Researchers discover cause of preeclampsia

Preeclampsia hope

Researchers believe they’ve found a primary cause of the potentially deadly pregnancy condition, preeclampsia.

The most common pregnancy medical disorder, preeclampsia can be life-threatening for both mum and baby. But there’s new hope, with scientists discovering an important piece of the puzzle. And it may mean future treatment is as simple as taking medication.

Preeclampsia affects up to 10 percent of all Australian pregnancies and until now, the cause has been known.

Uncovering the cause of preeclampsia

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After years of research, scientists at the Norwegian University of Science and Technology say the primary cause of preeclampsia appears to be cholesterol crystals.

“We’ve found a missing piece to the puzzle. Cholesterol crystals are the key and we’re the first to bring this to light,” said researcher Gabriela Silva. “A pregnancy is actually a kind of natural inflammatory condition, and in the case of preeclampsia, the inflammation has become too strong and leads to disease.”

When a mum-to-be develops preeclampsia, the placenta doesn’t develop properly, meaning the baby doesn’t get enough nutrition. While sometimes the symptoms are mild, in some cases it’s so severe that the baby has to be delivered early. Because the cause hasn’t yet been found, the current treatment is simply to monitor and treat the symptoms.

Cholesterol could be the key

It’s been known for some time that mums who have had preeclampsia have an increased risk of developing cardiovascular disease later on in life. So researchers looked at this link, studying the cholesterol of pregnant women with preeclampsia.

As the researchers explained, “Cholesterol crystals are found in plaque that clogs blood vessels. The crystals are formed when bad cholesterol accumulates in the blood vessel walls. Studies have shown that cholesterol crystals are a particularly powerful initiator of inflammation in the body and can cause the blood to clot.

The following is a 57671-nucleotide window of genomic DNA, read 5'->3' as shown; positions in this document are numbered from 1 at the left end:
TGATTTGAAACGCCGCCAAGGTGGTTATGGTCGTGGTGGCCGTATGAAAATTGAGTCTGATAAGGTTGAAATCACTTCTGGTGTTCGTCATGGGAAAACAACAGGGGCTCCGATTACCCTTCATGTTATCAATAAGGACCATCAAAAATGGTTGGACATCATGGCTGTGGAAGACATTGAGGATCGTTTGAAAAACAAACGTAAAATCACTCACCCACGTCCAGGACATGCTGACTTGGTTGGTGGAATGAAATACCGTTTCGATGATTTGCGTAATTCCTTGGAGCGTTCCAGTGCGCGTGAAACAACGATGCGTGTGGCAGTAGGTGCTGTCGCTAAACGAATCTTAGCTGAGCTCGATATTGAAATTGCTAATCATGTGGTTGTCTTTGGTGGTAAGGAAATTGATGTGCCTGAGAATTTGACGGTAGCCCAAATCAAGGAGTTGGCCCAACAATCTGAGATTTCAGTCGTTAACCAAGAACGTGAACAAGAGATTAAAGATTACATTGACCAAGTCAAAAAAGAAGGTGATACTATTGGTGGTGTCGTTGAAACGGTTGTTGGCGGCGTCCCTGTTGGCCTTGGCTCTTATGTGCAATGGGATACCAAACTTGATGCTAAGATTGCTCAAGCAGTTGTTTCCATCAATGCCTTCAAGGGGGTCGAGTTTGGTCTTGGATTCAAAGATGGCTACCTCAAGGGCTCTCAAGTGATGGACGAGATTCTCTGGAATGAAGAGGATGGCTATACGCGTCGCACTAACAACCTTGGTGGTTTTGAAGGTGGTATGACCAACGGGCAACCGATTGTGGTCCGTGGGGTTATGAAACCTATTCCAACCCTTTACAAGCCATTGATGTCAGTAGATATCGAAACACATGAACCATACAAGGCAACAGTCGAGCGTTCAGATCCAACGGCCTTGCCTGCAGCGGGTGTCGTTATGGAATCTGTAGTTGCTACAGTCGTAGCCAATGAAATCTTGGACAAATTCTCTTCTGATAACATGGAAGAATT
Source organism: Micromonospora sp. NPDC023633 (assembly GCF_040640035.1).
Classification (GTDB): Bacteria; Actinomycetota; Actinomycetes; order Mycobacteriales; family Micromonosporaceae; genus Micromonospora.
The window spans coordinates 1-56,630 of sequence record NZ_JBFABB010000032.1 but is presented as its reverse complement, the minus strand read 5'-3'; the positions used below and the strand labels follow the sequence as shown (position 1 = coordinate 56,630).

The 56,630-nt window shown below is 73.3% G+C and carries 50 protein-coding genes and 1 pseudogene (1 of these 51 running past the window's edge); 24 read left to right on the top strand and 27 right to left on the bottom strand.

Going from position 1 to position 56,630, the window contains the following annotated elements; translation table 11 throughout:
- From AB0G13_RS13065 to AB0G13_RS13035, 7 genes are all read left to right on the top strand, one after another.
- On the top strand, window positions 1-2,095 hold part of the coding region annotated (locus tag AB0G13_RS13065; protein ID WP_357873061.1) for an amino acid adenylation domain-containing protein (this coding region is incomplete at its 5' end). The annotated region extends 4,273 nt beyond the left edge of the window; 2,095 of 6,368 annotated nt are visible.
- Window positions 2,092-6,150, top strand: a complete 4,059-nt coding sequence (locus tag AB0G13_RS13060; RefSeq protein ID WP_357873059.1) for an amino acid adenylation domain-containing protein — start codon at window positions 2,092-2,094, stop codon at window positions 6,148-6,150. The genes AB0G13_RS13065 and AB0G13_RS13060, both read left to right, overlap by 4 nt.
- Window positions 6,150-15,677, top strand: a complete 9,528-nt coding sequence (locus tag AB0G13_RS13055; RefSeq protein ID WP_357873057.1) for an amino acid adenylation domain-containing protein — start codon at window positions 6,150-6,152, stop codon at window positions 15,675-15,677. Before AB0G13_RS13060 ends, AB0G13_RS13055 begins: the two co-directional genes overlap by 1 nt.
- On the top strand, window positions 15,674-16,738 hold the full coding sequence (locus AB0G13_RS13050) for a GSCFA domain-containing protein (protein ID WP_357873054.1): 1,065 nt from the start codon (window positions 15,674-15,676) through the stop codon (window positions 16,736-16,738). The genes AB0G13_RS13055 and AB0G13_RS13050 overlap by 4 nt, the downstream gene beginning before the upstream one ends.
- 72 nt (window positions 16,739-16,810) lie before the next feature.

“Cholesterol crystals are identified as harmful substances in the body that need to be cleared out. But the defence cells that come in to do the job aren’t able to break them down. They call for reinforcements, and more immune cells come in, to no avail. The immune response runs wild, and the inflammatory process escalates.”

Ms Silva discovered that this inflammation is at its highest in the maternal-fetal interface – this is where the mum’s cells come in direct contact with her baby’s. “This direct contact means that the inflammation directly affects the communication between mother and fetus and contributes to even greater inflammation in the mother,” she explained.

Ms Silva says future preeclampsia treatment could be as simple as taking cholesterol-lowering medications, but more research is needed.


What is preeclampsia

Preeclampsia leads to dangerously high blood pressure, and the cause is unknown. But there are some women who are at a higher risk of developing the condition, including those who are:

  • having their first baby
  • have a history of pre-eclampsia in a previous pregnancy
  • have a family history of pre-eclampsia or high blood pressure under age 20 and over age 40
  • having twins or multiples
  • have high blood pressure before pregnancy
  • have kidney disease before pregnancy
  • have diabetes
  • have a body mass index (BMI) over 30

Untreated, preeclampsia can cause the mother to suffer liver or kidney failure, seizures, stroke, and death. For unborn babies, it can affect the placenta, leading to slower growth in the womb, a low birth weight, premature birth, and in some cases, death.

Preeclampsia symptoms

Early symptoms

  • high blood pressure (hypertension)
  • proteinuria (protein in the urine)

While you may not notice these early symptoms a doctor or midwife should pick them up during a routine appointment.

Progressive symptoms

  • sudden swelling of the feet, ankles, face and hands
  • severe headaches
  • vision problems, such as blurring or seeing flashing lights
  • dizziness
  • pain in the upper abdomen (just below the ribs)
  • shortness of breath
  • nausea and vomiting
  • excessive weight gain due to fluid retention
  • feeling generally unwell

Read next …

We have a lot of birth stories on the site and here a few from mums who have experienced preeclampsia:

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